Malaysia has emerged as the latest battleground pitting Chinese efforts to export its security notions against principles of the rule of law.
The Malaysian Bar Association warned in a pithy statement last week that granting a Chinese demand for the extradition of 11 Uygurs from Malaysia would constitute a violation of international law.
If Malaysia’s past record is anything to go by, prospects for the Uygurs who face certain detention in China are not good.
“The Malaysian government’s record on respecting international law leaves much to be desired. Apart from the 11 Uygurs deported to China in August 2011, the Malaysian government also forcibly detained three Turkish nationals in May 2017 and returned them to Turkey at the request of the Turkish government,” the bar association said.
The government ignored a court decision in 2012 that barred deportation of Saudi journalist Hamza Kashgari, who was accused in the kingdom of insulting the Prophet Mohammed in a tweet, by handing him over to Saudi authorities.
The fate of the most recent group of Uygurs takes on added significance as China imposes one of the world’s most intrusive surveillance systems, particularly in Xinjiang, the northwestern region that is home to Uygurs, and takes military measures in Afghanistan and Tajikistan to prevent the return of Uygur fighters from Iraq and Syria.
The Uygurs’ fate also constitutes the latest Chinese effort to export elements of its security approach to countries such as Pakistan.
China has in recent years repeatedly persuaded governments to extradite Uygurs even though they had not been formally charged with any crime and faced certain persecution. The 11 were among 25 Uygurs who escaped from a Thai detention centre in November. They were part of a group of 200 Uygurs detained in Thailand in 2014, 100 of which were forcibly deported to China in July 2015, sparking international outrage.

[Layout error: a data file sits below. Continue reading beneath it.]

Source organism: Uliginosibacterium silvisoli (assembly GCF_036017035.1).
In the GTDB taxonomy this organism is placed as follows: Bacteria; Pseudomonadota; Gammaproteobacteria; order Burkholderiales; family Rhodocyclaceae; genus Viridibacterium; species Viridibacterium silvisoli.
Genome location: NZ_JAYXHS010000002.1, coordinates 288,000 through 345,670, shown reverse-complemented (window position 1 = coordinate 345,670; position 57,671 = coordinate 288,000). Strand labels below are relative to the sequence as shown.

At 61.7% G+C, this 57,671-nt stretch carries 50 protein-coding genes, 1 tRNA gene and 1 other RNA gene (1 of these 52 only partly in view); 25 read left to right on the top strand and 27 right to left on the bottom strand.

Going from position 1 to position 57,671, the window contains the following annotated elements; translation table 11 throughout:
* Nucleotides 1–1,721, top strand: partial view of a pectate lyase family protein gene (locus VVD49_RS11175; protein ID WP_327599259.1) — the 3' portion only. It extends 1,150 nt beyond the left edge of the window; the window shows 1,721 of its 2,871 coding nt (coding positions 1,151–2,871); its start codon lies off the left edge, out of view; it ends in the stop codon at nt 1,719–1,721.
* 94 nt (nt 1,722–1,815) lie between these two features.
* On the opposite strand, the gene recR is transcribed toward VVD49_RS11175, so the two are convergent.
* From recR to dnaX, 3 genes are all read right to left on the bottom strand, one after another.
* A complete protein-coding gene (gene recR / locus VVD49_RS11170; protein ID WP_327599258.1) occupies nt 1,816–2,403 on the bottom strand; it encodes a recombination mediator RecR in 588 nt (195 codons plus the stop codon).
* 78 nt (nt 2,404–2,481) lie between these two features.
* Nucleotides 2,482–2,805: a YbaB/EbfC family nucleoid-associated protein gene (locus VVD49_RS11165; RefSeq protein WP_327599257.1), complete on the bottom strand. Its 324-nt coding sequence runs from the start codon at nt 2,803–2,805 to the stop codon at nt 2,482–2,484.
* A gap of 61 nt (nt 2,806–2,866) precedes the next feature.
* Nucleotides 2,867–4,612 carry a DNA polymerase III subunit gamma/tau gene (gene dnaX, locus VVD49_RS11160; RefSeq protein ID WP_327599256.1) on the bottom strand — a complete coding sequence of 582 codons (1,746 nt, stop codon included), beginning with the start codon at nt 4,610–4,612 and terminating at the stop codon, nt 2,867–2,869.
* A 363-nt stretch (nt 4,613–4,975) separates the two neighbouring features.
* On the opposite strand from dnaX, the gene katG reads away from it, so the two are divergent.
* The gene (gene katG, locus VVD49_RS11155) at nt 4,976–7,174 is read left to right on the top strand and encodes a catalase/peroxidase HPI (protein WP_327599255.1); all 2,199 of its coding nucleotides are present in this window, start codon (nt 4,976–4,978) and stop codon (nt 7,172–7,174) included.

Uygur militants were suspected of bombing Bangkok’s Erawan shrine a month later, killing 20 people in retaliation for the forced repatriation.
China, concerned about Uygur nationalism and the return of some of the foreign fighters who joined Islamic State, has in recent years brutally cracked down on Uygurs, a Muslim ethnic Turkic group. China, in an indication that it may be expanding the crackdown to the country’s other Muslim minority, the Hui, banned them this month from receiving religious education.
The crackdown has shifted the theatre of Uygur militancy from the Xinjiang to targets along its western border, particularly Pakistan, that are related to the “Belt and Road Initiative” that seeks to link China to Europe and Central Asia through infrastructure.
Chinese nationals have instead been targeted in Pakistan to which China has committed more than US$50 billion for the creation of a China Pakistan Economic Corridor (CPEC) that would serve as the initiative’s crown jewel.
The attacks are believed to have been carried out by either Baloch nationalists and/or Uygur militants that have aligned themselves with Islamic State. The terrorist group, alongside the Pakistani Taliban and al-Qaeda, have threatened to attack Chinese nationals in response to the alleged repression of Uygurs in Xinjiang.
To counter Uygur ethnic and religious aspirations, China has introduced what must be the world’s most intrusive surveillance system using algorithms. Streets in Xinjiang’s cities and villages are pockmarked by cameras; police stations dot roads every 500 metres in major cities; public buildings resemble fortresses; and authorities use facial recognition and body scanners at highway checkpoints.